Friday, February 15, 2013


Back on May 21, 2012, I posted an article titled "There’s GOTTA Be A Connection" about the Lyncraft, and a logo that was so close to Pencraft’s logo that it had to have been copied:

Since then, I’ve tracked down a few more examples of the Lyncraft:

Everything pointed towards Dur-O-Lite. First, the oversized pencil on the left was marked "Lyncraft Products Chicago," and Dur-O-Lite was located in the Chicago area:

Then there’s this example, which looks a lot like the ones I posted in my last article, but marked "Joe Myers" on the clip:

The Joe Myers example also has the same sets of rings around the tip found on Dur-O-Lite Ejector pencils, a design characteristic Dur-O-Lite apparently inherited from the failing Moore Pen Company:

And then there were these distinctive examples:

The maroon one is an advertiser for Lyncraft itself:

And while one has a shorter tip than the other, both have those characteristic Dur-O-Lite/Moore rings around the tip:

Then a more convincing clue emerged on a message board called "The Fountain Pen Community," where one reader posted pictures of a "Joe Myers" example and showed it with the tip removed.

I couldn’t believe it. If I was suspecting these were Dur-O-Lite, you’d think the first thing I’d do is give the tip a little tug to see what would happen, right? Duh, Jon. Well, I didn’t feel quite so bad when I went back to my stash and started poking and prodding, because the short tips don’t pull out of the pencils. However, all of the long tips sure do:

Those sure look like Dur-O-Lites, or a good copy of them, anyway. But the clincher – the bit of evidence that conclusively proved that the Lyncraft was made by Dur-O-Lite, came from the patent databases, where I stumbled across this design patent while I was looking for something else:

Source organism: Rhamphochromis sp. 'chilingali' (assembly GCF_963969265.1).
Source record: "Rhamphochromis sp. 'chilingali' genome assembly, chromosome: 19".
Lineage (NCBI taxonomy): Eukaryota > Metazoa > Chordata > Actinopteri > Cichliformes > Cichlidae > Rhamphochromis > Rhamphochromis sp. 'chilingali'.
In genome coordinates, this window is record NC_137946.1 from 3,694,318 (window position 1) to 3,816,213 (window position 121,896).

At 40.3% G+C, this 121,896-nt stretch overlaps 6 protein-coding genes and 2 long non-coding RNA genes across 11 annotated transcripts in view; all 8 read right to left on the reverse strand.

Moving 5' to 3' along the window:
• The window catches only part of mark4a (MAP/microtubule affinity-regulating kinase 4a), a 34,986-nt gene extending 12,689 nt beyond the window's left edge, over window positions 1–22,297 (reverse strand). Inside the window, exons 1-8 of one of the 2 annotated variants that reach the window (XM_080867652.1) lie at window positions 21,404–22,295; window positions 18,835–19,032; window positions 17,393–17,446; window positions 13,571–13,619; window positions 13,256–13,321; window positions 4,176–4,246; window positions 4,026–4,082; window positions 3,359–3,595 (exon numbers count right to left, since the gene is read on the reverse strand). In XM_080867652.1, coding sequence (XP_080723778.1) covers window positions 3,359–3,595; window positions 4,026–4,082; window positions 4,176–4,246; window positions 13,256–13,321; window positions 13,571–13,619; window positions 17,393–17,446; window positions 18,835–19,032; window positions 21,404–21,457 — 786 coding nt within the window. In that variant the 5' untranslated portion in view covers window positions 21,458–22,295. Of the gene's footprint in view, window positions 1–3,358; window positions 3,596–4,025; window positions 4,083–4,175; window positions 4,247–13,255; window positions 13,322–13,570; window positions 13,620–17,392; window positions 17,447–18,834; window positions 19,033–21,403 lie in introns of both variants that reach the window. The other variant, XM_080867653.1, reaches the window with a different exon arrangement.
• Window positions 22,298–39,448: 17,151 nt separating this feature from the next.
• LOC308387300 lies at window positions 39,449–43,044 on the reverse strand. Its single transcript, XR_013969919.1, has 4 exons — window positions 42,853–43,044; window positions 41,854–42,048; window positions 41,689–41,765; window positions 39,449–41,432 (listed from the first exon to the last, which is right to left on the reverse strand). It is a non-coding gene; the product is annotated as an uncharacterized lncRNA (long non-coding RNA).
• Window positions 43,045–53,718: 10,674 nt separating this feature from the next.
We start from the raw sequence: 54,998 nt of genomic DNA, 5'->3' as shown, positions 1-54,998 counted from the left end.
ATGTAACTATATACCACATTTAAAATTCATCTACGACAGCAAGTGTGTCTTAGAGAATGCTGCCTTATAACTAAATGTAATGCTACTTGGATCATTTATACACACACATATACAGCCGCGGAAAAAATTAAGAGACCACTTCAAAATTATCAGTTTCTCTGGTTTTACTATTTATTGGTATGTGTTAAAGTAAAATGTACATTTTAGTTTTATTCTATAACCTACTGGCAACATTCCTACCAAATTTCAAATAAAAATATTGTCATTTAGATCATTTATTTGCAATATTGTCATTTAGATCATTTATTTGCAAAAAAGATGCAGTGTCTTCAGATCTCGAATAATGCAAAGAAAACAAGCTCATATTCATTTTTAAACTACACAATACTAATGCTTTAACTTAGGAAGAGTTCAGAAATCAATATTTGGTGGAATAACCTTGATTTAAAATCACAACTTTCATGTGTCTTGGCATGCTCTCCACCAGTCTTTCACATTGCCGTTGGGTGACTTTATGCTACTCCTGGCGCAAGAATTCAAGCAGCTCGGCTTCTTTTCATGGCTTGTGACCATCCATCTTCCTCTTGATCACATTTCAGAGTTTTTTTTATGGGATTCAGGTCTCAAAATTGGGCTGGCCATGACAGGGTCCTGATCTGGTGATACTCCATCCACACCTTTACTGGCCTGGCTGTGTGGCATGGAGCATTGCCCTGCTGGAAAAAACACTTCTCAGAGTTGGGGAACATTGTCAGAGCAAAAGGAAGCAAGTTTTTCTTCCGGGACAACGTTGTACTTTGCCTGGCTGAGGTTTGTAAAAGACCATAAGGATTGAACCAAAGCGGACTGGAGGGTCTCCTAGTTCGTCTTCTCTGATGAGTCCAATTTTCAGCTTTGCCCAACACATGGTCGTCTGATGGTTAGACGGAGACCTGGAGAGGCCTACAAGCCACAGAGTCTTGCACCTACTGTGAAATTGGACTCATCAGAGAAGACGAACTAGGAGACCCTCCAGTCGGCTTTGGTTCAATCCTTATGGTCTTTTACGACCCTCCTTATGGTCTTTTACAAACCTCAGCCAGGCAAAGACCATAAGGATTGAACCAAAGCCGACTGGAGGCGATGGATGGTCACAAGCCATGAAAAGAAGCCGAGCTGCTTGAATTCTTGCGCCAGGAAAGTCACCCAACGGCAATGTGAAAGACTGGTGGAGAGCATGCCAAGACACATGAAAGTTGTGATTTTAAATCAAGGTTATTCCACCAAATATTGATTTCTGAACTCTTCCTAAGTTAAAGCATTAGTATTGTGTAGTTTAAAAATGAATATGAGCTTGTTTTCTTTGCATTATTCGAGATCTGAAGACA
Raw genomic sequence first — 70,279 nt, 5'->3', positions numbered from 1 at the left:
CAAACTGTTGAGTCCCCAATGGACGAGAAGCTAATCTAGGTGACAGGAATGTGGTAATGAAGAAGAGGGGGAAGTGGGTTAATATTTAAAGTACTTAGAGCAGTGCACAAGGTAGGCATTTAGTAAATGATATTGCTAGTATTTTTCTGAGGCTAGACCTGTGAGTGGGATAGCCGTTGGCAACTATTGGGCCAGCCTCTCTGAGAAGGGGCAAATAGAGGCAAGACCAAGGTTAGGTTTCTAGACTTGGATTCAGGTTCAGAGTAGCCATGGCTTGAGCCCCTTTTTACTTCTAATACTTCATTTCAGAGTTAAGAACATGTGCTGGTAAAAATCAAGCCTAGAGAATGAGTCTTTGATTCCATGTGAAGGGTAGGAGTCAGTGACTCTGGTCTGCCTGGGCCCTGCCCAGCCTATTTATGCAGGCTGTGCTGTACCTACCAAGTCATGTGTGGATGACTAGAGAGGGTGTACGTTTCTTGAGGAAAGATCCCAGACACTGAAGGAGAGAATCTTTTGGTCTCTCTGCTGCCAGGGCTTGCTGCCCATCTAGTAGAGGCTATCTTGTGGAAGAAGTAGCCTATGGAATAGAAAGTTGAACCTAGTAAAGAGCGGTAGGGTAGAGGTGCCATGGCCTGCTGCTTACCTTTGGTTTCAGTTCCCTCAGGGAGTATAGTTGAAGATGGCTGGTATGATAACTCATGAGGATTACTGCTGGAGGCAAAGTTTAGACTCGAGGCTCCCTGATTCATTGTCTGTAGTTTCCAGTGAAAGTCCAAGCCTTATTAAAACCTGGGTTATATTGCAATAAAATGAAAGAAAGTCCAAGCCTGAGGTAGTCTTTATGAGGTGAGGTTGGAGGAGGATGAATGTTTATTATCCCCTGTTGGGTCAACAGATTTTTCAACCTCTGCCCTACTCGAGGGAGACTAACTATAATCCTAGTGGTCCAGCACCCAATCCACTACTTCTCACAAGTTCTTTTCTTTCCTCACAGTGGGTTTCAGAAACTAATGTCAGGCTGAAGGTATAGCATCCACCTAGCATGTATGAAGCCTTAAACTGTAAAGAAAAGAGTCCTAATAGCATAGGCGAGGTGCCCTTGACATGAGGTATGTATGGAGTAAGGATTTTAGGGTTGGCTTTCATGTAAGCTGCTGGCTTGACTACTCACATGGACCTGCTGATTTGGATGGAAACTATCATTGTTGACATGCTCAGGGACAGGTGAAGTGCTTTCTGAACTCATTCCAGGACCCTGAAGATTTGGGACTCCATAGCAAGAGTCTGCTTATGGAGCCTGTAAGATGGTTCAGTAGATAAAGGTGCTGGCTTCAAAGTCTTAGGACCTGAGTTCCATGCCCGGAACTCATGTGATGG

Design patent number 147,982 was applied for by Robert J. Lynn of Chicago, Illinois on October 18, 1946 and was granted on November 25, 1947. This is clearly our Lyncraft pencil, and the last piece of the puzzle fits perfectly.

The Dur-O-Lite Company was founded by John Lynn around 1927. In 1925, Lynn had left Autopoint, a company he co-founded with Charles Keeran, among others. The Pencraft pencil featured in yesterday’s article, featuring a logo almost identical to that found on the Lyncraft, was made shortly after 1922 – when the pencil’s inventor Keeran and Dur-O-Lite’s founder Lynn were still in business together.

John Lynn wasn’t the only principal of Dur-O-Lite, but it was very much a Lynn family concern. Several Lynns worked for the company, including brothers Frank and Toney. Apparently, another Lynn named Robert was also in the business.

Which might solve yet another mystery. Remember this one?

Another pencil identical to the Lyncraft, with what looks like "Esandar" on the clip. Hmmm.... Esandar . . .

Es . . . and . . . ar . . .

S&R . . .

Anyone wanna bet that Robert had a brother with a name that started with the letter S?

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